How did you come up with the idea?
We have been teaching a blogging class at Wizard Academy (a non-profit business school) in Austin, TX for almost 10 years. We found that many business owners start blogging with passion and fizzle after 6 months or a year. With our client base, we also found that there were business owners who simply didn’t have the time to blog. We started having them help us to develop content by a more traditional process very much like ghostwriting. The problem was that it was almost as time consuming as writing.
What is the problem that shortcutblogging solves?
The 3 problems keeping most CEOs and Business Owners from blogging are:
1. Lack of time
2. Lack of confidence in writing skills (Charles Schwab and Richard Branson are dyslexic, for example)
3. Lack of ideas for content
We solve problem #3 by offering a free idea generation tool that will pull 64 topics out of the mind of an expert in 37 minutes. (opt-in required…www.shortcutblogging.com/brainstorming)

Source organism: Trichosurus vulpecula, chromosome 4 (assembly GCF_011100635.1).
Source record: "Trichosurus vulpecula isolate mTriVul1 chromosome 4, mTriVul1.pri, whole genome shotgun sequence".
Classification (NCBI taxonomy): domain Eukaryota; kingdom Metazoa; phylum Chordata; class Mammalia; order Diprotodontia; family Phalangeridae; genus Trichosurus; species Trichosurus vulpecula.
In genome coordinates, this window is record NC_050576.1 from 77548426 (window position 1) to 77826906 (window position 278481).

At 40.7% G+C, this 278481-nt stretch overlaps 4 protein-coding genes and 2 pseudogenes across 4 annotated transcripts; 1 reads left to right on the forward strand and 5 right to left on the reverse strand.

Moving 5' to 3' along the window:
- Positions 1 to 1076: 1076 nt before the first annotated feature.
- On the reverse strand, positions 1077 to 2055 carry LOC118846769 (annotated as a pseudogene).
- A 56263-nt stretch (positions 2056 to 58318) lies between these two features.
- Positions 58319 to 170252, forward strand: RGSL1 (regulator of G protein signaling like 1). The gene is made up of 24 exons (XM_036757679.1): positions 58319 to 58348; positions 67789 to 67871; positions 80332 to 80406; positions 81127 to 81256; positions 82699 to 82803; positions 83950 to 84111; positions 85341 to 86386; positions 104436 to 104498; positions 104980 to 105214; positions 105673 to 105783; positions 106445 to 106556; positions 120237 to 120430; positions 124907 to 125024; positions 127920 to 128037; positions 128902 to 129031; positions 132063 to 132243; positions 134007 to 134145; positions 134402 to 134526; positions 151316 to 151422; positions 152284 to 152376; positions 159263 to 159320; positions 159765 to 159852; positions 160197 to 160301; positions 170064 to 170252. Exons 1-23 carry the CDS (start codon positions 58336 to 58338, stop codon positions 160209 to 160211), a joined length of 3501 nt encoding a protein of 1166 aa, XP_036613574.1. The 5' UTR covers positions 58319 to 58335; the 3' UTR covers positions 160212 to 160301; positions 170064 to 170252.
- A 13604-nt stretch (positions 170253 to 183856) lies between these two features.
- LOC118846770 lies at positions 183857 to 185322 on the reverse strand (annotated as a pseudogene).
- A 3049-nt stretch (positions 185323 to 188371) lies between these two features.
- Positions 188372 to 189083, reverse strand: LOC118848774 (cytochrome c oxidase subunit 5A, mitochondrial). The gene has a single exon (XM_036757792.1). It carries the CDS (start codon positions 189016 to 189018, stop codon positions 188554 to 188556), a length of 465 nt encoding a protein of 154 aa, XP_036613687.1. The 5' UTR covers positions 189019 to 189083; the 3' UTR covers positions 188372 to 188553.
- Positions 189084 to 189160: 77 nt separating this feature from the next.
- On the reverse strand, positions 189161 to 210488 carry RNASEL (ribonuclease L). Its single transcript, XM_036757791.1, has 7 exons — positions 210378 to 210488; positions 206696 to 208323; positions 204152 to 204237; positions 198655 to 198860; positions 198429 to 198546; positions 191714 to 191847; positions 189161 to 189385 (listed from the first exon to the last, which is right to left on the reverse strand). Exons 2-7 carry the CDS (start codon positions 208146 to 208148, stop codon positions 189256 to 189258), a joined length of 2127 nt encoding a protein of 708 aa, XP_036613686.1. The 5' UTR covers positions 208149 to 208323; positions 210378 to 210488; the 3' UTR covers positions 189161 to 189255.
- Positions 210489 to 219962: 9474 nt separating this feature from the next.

Problem 2 is solved by using a podcast model for creating the content…our interviewer simply conducts interviews on the topics generated in the exercise.
Problem 3 is solved by batching the production in a single monthly recording session that takes about an hour. Our CEO clients spend 1-hour per month to “write” weekly blog posts of 1,000 to 1,500 words. We take the “podcasts” and transcribe them and then re-write them to read like the CEO wrote them.
We’re a boot-strapping startup, but our very first client just passed 30,000 words for the year. By the end of the year, he’ll have more than enough outlined content to produce a book. He’s thrilled…and he hasn’t spent 5 minutes writing in 2012.
CEOs want to be talked about. They don’t want to fade into the background because they won’t be in line for the next big opportunity. They are afraid of mis-stepping. By only using their own words, and not placing their fate into the hands of their marketing minions, we become their trusted ally.
What are your differentiators from other like minded services (secret sauce)
Most “out-sourced” content writers follow a ghost-writing model. By using experienced radio announcers to pull our source content out of the mouths of our clients, we save them a lot of time.